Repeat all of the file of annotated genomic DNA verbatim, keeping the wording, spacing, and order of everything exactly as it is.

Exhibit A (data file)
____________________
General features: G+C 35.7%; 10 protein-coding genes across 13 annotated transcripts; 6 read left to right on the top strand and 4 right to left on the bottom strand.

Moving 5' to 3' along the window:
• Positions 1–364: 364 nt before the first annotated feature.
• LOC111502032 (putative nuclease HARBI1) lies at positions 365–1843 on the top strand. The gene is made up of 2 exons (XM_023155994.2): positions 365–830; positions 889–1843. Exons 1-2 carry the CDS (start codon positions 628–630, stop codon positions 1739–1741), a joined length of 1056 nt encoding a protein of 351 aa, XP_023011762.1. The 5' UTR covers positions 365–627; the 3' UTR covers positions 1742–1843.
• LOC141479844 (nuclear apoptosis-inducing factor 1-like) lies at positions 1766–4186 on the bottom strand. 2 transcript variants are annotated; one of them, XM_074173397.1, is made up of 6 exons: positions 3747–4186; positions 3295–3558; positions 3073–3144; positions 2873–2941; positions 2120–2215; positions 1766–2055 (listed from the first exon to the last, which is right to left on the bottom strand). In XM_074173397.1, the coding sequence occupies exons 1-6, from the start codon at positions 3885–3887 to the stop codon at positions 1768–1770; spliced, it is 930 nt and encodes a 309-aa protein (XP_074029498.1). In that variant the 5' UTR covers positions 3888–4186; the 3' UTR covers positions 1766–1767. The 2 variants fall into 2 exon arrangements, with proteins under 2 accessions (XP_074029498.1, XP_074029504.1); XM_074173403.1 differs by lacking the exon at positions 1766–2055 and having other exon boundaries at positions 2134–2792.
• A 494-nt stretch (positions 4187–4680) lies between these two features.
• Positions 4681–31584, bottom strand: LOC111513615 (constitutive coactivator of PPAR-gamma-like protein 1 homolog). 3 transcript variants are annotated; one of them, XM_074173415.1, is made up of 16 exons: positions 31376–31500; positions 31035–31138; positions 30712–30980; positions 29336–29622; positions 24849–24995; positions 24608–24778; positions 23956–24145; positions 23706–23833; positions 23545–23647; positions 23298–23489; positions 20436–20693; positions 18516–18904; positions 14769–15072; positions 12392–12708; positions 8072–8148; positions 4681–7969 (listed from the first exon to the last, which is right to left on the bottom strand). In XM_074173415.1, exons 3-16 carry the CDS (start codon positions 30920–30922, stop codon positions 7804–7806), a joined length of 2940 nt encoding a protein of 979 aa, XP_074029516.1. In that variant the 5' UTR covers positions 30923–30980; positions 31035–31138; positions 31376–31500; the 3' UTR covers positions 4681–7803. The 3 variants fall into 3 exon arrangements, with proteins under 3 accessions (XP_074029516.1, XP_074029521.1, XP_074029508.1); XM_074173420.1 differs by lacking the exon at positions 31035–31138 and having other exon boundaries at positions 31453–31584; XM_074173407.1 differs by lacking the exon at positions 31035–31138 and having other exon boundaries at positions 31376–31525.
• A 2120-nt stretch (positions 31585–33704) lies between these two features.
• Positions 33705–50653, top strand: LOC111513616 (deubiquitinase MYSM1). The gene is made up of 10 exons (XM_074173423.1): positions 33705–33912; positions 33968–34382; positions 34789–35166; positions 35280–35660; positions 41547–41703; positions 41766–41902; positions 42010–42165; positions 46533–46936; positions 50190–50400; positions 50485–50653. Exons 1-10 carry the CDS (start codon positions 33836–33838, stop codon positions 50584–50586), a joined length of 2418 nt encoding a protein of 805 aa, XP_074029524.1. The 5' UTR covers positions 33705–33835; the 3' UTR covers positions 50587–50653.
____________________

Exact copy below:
General features: G+C 35.7%; 10 protein-coding genes across 13 annotated transcripts; 6 read left to right on the top strand and 4 right to left on the bottom strand.

Moving 5' to 3' along the window:
• Positions 1–364: 364 nt before the first annotated feature.
• LOC111502032 (putative nuclease HARBI1) lies at positions 365–1843 on the top strand. The gene is made up of 2 exons (XM_023155994.2): positions 365–830; positions 889–1843. Exons 1-2 carry the CDS (start codon positions 628–630, stop codon positions 1739–1741), a joined length of 1056 nt encoding a protein of 351 aa, XP_023011762.1. The 5' UTR covers positions 365–627; the 3' UTR covers positions 1742–1843.
• LOC141479844 (nuclear apoptosis-inducing factor 1-like) lies at positions 1766–4186 on the bottom strand. 2 transcript variants are annotated; one of them, XM_074173397.1, is made up of 6 exons: positions 3747–4186; positions 3295–3558; positions 3073–3144; positions 2873–2941; positions 2120–2215; positions 1766–2055 (listed from the first exon to the last, which is right to left on the bottom strand). In XM_074173397.1, the coding sequence occupies exons 1-6, from the start codon at positions 3885–3887 to the stop codon at positions 1768–1770; spliced, it is 930 nt and encodes a 309-aa protein (XP_074029498.1). In that variant the 5' UTR covers positions 3888–4186; the 3' UTR covers positions 1766–1767. The 2 variants fall into 2 exon arrangements, with proteins under 2 accessions (XP_074029498.1, XP_074029504.1); XM_074173403.1 differs by lacking the exon at positions 1766–2055 and having other exon boundaries at positions 2134–2792.
• A 494-nt stretch (positions 4187–4680) lies between these two features.
• Positions 4681–31584, bottom strand: LOC111513615 (constitutive coactivator of PPAR-gamma-like protein 1 homolog). 3 transcript variants are annotated; one of them, XM_074173415.1, is made up of 16 exons: positions 31376–31500; positions 31035–31138; positions 30712–30980; positions 29336–29622; positions 24849–24995; positions 24608–24778; positions 23956–24145; positions 23706–23833; positions 23545–23647; positions 23298–23489; positions 20436–20693; positions 18516–18904; positions 14769–15072; positions 12392–12708; positions 8072–8148; positions 4681–7969 (listed from the first exon to the last, which is right to left on the bottom strand). In XM_074173415.1, exons 3-16 carry the CDS (start codon positions 30920–30922, stop codon positions 7804–7806), a joined length of 2940 nt encoding a protein of 979 aa, XP_074029516.1. In that variant the 5' UTR covers positions 30923–30980; positions 31035–31138; positions 31376–31500; the 3' UTR covers positions 4681–7803. The 3 variants fall into 3 exon arrangements, with proteins under 3 accessions (XP_074029516.1, XP_074029521.1, XP_074029508.1); XM_074173420.1 differs by lacking the exon at positions 31035–31138 and having other exon boundaries at positions 31453–31584; XM_074173407.1 differs by lacking the exon at positions 31035–31138 and having other exon boundaries at positions 31376–31525.
• A 2120-nt stretch (positions 31585–33704) lies between these two features.
• Positions 33705–50653, top strand: LOC111513616 (deubiquitinase MYSM1). The gene is made up of 10 exons (XM_074173423.1): positions 33705–33912; positions 33968–34382; positions 34789–35166; positions 35280–35660; positions 41547–41703; positions 41766–41902; positions 42010–42165; positions 46533–46936; positions 50190–50400; positions 50485–50653. Exons 1-10 carry the CDS (start codon positions 33836–33838, stop codon positions 50584–50586), a joined length of 2418 nt encoding a protein of 805 aa, XP_074029524.1. The 5' UTR covers positions 33705–33835; the 3' UTR covers positions 50587–50653.